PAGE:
This allowed “low born” but highly capable men such as Wolsey to rise in his service, to attain great heights of power and wealth. It seems it also helped to have Thomas as your first name!
Thomas More spent many years at court, sometimes precariously so, but survived and in time he headed the list of forty-four charges that were levelled against Wolsely. He of course was firmly Catholic, and resisted all attempts at Reformation.
Thomas Cranmer, Archbishop of Canterbury, led the Reformation of the English Church, supported Royal Supremacy, but eventually ended as a Protestant martyr in the pyre upon the accession of Mary I (to be covered in “The Burning Time” by Virginia Rounding, which I am reading).
Thomas Cawarden, master of revels, his was the responsibility to remind the king of his former glories by arranging masterful displays and pageants, etc. Upon Henry’s death, Cawarden received a generous sum “in token of special love”
William Butts was Henry’s personal physician, and I was surprised to learn he served the Tudors for over twenty years. I was also surprised to learn of the potential influence this relatively unknown man had over the king, in particular his religious views which could have prompted Henry towards splitting with the Catholic Church.
George Boleyn was brother to Anne and Mary, both of whom were lovers of Henry. He comes across as arrogant and scheming, he did act as ambassador for Henry, but was ultimately accused of and executed for treason.
While many of those who surrounded Henry were bred to it, and took it as their right to have this level of access to the King, Henry did seem to favour those who were somewhat of the outsider [maybe, the author suggests, he saw something of himself in them]. The author likes to give examples of his heretofore unknown kindnesses [e.g. his treatment of his court jester Somer].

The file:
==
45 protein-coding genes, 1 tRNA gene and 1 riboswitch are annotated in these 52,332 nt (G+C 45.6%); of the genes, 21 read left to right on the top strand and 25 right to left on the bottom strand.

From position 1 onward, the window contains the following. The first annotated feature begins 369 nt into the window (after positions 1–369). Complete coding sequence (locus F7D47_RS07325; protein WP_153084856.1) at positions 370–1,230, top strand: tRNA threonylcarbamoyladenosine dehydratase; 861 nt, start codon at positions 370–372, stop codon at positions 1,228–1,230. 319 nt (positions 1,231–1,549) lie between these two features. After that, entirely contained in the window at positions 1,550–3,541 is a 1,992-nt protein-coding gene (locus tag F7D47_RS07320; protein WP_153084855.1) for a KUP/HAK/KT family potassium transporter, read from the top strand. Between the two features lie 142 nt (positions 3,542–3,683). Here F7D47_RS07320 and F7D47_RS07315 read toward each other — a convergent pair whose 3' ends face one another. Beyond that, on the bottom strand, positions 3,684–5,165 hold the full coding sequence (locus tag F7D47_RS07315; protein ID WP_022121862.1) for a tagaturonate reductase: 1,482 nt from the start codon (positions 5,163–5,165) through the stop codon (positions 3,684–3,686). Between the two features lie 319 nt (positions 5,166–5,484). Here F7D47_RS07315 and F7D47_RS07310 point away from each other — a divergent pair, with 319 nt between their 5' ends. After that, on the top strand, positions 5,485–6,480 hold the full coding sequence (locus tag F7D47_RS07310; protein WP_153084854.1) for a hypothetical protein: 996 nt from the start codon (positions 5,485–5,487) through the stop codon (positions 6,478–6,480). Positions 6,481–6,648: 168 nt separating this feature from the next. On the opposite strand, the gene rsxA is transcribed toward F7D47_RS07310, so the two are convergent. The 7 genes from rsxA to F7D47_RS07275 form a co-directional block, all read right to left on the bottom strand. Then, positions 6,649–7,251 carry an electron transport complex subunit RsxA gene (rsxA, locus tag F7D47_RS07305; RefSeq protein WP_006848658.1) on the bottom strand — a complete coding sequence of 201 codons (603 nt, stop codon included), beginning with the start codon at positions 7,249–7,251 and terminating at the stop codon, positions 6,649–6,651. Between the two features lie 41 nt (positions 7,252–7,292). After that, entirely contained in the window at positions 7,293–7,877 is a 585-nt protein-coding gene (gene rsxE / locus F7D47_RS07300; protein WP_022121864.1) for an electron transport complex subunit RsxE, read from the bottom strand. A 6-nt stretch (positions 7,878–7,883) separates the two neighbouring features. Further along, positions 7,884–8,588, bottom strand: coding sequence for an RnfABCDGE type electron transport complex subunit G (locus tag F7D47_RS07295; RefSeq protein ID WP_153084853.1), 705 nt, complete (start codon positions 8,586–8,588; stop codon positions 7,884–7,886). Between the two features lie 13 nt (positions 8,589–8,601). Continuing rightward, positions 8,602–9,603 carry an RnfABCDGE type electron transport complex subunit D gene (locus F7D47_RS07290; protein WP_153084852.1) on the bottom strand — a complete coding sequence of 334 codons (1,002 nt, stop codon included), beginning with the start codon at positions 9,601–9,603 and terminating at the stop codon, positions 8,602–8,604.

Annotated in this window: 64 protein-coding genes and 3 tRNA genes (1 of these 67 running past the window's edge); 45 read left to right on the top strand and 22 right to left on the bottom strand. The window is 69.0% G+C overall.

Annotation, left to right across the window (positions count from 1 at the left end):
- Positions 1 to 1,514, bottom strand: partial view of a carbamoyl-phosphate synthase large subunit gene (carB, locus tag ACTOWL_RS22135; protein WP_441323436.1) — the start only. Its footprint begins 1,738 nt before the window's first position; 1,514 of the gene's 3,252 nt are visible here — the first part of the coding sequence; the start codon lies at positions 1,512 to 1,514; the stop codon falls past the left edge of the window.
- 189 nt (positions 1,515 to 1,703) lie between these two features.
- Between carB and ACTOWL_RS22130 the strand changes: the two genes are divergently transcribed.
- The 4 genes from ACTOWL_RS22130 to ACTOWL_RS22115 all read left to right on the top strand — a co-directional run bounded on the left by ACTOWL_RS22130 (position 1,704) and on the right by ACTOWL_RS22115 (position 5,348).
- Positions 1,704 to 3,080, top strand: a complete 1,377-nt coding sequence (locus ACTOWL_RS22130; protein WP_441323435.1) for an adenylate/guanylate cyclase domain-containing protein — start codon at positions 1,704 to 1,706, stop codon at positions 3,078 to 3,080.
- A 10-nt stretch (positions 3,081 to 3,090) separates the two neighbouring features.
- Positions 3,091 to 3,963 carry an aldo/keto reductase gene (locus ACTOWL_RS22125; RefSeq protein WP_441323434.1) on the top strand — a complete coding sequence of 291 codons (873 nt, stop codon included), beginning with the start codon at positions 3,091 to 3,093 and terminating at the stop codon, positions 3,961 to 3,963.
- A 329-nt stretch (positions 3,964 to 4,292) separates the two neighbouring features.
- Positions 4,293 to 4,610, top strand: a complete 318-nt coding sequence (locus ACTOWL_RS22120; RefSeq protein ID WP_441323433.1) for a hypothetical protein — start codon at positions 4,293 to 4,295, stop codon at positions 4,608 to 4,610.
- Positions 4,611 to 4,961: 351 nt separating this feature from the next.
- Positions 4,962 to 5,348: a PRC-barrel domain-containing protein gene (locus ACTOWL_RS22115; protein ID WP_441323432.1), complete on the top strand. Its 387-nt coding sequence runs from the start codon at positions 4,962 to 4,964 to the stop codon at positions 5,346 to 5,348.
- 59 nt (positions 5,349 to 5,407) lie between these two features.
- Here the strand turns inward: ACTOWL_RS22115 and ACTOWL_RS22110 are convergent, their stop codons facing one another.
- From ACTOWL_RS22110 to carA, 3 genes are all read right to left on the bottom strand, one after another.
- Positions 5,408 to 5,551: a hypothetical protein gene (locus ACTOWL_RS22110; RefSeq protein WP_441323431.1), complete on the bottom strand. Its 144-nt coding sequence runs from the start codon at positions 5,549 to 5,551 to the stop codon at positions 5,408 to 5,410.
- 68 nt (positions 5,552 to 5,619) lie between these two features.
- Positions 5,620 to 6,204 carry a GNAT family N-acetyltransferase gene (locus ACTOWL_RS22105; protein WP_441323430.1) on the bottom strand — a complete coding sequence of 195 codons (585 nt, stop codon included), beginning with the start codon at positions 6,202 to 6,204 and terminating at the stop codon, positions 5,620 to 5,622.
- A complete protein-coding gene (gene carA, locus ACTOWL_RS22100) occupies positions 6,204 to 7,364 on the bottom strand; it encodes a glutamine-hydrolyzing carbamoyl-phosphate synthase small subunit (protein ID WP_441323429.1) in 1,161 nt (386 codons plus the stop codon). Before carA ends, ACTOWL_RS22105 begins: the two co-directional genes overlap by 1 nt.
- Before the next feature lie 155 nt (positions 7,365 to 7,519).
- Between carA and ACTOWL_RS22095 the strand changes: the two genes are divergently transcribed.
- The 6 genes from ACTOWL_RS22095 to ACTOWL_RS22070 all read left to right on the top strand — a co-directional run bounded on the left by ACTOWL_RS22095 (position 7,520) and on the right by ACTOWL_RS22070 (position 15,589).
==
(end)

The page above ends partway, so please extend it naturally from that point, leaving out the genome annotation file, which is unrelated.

What I Liked:
- The freshness of this perspective.
- The level of research was excellent.
- The book was written with a lay reader in mind, so no special knowledge needed of the various characters. The author made an excellent job of keeping the flow seamless.
What I Didn’t Like:
- The breadth of characters is both a strength and weakness. Some deserved more depth and coverage than others, I think.
The world shows no signs of tiring of all things Tudor, and this is a good book which will stoke interest. It gives an original insight into the very male world of Henry. It does make you think of the huge anxiety levels that must have been so prevalent, as this court was literally a nest of vipers, with constantly shifting loyalties, favours and alliances.
Henry’s own fickleness is thrown into greater relief, as we see how callously he treated those around him. He raised people up, and as quickly threw them down, and they were never certain of whether what he asked for was what he really wanted.
It is well-researched, and would make a great Christmas stocking filler!
Thanks to NetGalley for sending me a free copy of this book, in return for an honest and objective review.